Crossing the Atlantic

“When [Jewish immigrants fled their villages in Eastern Europe in the period 1881-1918], they moved to the most advanced industrial cities in Europe and America, but also away from an atmosphere of medieval [living conditions]. They found a world where many of the ideas they had brought with them could not stand up to scrutiny. In the Old World, women had learned to accept that only half their children would survive. A serious illness was a physical catastrophe whose cure, as everyone knew, lay in God’s will. […] Even the astonishing physical combination of lights, steam, and power that drove them across the Atlantic in ten days could hardly prepare them for the new Industrial Age of elevated railways, street lights, sewage disposal, safe drinking water available at the turn of a tap. In crossing the Atlantic they had made a leap of centuries in time.” (p. 118-119)

“All my friends came from identical immigrant families, [so] I was prepared for all kinds of revelations [the first time I visited] a non-Jewish family. The first surprise that awaited me was how the parents treated their children. Their style was something that I did not know — good-tempered, considerate, gentle. One day the mother observed that one of the little girls was not looking well. She had no fever, but did not seem to be her usual self — somewhat subdued and limp. Her mother suggested that she would make up a bed on the sofa where her daughter could lie and read and be comfortable. The little girl agreed, and snuggled down on the sofa under a paisley shawl with a sigh of relief and contentment. I watched all this closely and, I must confess, with a pang of longing for the quiet attentiveness I had never experienced.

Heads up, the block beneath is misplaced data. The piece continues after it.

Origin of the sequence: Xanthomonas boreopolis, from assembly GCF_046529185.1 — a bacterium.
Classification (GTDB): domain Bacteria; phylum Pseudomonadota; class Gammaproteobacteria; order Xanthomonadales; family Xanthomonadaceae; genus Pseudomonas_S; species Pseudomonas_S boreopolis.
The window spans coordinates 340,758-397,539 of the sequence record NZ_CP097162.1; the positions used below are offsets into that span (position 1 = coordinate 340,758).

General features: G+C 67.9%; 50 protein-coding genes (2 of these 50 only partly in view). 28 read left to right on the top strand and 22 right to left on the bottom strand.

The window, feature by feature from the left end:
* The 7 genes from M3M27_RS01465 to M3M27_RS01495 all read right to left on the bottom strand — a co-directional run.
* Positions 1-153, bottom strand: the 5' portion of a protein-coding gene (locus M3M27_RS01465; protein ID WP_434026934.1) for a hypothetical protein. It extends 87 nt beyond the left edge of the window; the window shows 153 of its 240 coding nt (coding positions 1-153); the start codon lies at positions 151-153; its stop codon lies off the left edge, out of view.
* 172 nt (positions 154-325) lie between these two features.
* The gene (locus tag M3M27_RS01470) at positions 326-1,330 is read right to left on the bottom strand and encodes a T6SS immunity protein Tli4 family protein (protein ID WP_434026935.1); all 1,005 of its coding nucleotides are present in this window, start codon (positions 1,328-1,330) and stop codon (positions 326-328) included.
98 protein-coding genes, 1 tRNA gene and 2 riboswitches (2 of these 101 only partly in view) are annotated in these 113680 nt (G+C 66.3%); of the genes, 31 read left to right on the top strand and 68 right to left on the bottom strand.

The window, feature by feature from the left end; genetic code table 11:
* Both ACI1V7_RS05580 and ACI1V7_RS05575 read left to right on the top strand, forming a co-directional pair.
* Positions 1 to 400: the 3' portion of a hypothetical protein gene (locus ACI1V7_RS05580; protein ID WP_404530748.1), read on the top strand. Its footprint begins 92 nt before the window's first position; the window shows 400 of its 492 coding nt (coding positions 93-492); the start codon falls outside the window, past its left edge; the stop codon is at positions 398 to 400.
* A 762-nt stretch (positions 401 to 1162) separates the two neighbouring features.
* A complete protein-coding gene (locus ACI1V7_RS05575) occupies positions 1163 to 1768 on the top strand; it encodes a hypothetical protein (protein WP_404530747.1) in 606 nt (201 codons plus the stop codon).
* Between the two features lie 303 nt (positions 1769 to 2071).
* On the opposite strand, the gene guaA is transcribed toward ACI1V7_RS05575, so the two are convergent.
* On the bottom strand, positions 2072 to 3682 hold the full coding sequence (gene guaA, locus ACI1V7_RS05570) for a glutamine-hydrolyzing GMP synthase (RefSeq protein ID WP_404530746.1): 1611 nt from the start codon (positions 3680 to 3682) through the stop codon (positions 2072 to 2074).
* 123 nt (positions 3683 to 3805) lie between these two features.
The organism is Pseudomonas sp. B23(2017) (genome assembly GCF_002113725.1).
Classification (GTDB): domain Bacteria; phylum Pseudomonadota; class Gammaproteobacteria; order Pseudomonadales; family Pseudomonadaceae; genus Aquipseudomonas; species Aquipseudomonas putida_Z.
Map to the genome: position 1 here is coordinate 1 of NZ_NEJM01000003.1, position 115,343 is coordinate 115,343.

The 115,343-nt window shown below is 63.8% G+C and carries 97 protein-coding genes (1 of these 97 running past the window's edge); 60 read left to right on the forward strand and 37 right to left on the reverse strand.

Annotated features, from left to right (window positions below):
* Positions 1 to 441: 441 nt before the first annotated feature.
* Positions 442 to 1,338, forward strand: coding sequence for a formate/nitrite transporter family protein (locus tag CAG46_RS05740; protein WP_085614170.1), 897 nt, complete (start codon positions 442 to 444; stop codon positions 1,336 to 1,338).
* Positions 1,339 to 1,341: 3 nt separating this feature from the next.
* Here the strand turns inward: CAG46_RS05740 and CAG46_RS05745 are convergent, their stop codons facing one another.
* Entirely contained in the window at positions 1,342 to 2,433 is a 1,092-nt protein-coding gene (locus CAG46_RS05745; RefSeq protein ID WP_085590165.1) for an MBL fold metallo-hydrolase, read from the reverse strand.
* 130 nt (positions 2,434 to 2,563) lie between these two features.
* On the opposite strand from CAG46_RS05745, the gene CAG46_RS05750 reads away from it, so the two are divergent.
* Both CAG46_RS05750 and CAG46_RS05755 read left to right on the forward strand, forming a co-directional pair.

“Here, the child was regarded as someone who had wishes and thoughts and desires — all of which were legitimate and to be considered in any dispositions made concerning that child. As to the child’s sickness, the mother was responding by taking a simple first precautionary step. But what impressed me was that she was thinking about the child. When I considered the world in which I had grown up, I saw a remarkable contrast.

“When I was sick, my parents responded first to the sickness — and always with alarm. They then took measures to allay their fears, but they were too frightened, paradoxically enough, to think about me. They watched the thermometer to see whether the fever was going up or down. But they did not ask me how I felt. My mother would wander white-lipped through the house, wringing her hands and murmuring in alliterative Yiddish, ‘Dear God frighten me, but do not punish me.’ On such occasions, my parents did not trouble to make fine distinctions between a fever brought on by a chest cold or by diphtheria; the response to illness was always to declare a state of emergency. Even as children, my friends and I perceived the disproportion between our common ailments and the storm of concern that they aroused. We mistook this intensity for love.” (p. 9-10)

-Ruth Gay, Unfinished People (1996)

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